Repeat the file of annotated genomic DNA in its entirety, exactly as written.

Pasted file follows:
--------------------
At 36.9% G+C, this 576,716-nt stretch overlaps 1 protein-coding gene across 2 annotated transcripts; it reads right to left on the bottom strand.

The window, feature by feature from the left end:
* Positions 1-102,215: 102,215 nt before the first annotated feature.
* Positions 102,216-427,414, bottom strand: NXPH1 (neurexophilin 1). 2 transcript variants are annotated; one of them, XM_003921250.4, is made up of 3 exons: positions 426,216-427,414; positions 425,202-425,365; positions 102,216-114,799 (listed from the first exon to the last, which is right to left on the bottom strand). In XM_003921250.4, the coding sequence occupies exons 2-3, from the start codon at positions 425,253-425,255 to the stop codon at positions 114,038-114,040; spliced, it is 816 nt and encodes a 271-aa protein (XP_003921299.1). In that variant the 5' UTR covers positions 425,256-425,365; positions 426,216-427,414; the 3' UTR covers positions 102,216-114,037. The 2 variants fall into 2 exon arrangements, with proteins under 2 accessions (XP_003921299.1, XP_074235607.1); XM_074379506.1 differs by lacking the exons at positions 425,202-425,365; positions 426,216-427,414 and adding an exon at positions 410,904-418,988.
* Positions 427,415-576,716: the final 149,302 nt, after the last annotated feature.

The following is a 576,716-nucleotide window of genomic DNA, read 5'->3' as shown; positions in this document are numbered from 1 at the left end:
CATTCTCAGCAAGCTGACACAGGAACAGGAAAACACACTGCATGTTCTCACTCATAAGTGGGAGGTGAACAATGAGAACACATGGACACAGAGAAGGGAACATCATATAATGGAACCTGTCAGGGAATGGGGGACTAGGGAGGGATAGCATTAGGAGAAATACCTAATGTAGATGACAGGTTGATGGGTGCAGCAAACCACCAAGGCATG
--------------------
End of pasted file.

At 36.9% G+C, this 576,716-nt stretch overlaps 1 protein-coding gene across 2 annotated transcripts; it reads right to left on the bottom strand.

The window, feature by feature from the left end:
* Positions 1-102,215: 102,215 nt before the first annotated feature.
* Positions 102,216-427,414, bottom strand: NXPH1 (neurexophilin 1). 2 transcript variants are annotated; one of them, XM_003921250.4, is made up of 3 exons: positions 426,216-427,414; positions 425,202-425,365; positions 102,216-114,799 (listed from the first exon to the last, which is right to left on the bottom strand). In XM_003921250.4, the coding sequence occupies exons 2-3, from the start codon at positions 425,253-425,255 to the stop codon at positions 114,038-114,040; spliced, it is 816 nt and encodes a 271-aa protein (XP_003921299.1). In that variant the 5' UTR covers positions 425,256-425,365; positions 426,216-427,414; the 3' UTR covers positions 102,216-114,037. The 2 variants fall into 2 exon arrangements, with proteins under 2 accessions (XP_003921299.1, XP_074235607.1); XM_074379506.1 differs by lacking the exons at positions 425,202-425,365; positions 426,216-427,414 and adding an exon at positions 410,904-418,988.
* Positions 427,415-576,716: the final 149,302 nt, after the last annotated feature.

The following is a 576,716-nucleotide window of genomic DNA, read 5'->3' as shown; positions in this document are numbered from 1 at the left end:
CATTCTCAGCAAGCTGACACAGGAACAGGAAAACACACTGCATGTTCTCACTCATAAGTGGGAGGTGAACAATGAGAACACATGGACACAGAGAAGGGAACATCATATAATGGAACCTGTCAGGGAATGGGGGACTAGGGAGGGATAGCATTAGGAGAAATACCTAATGTAGATGACAGGTTGATGGGTGCAGCAAACCACCAAGGCATG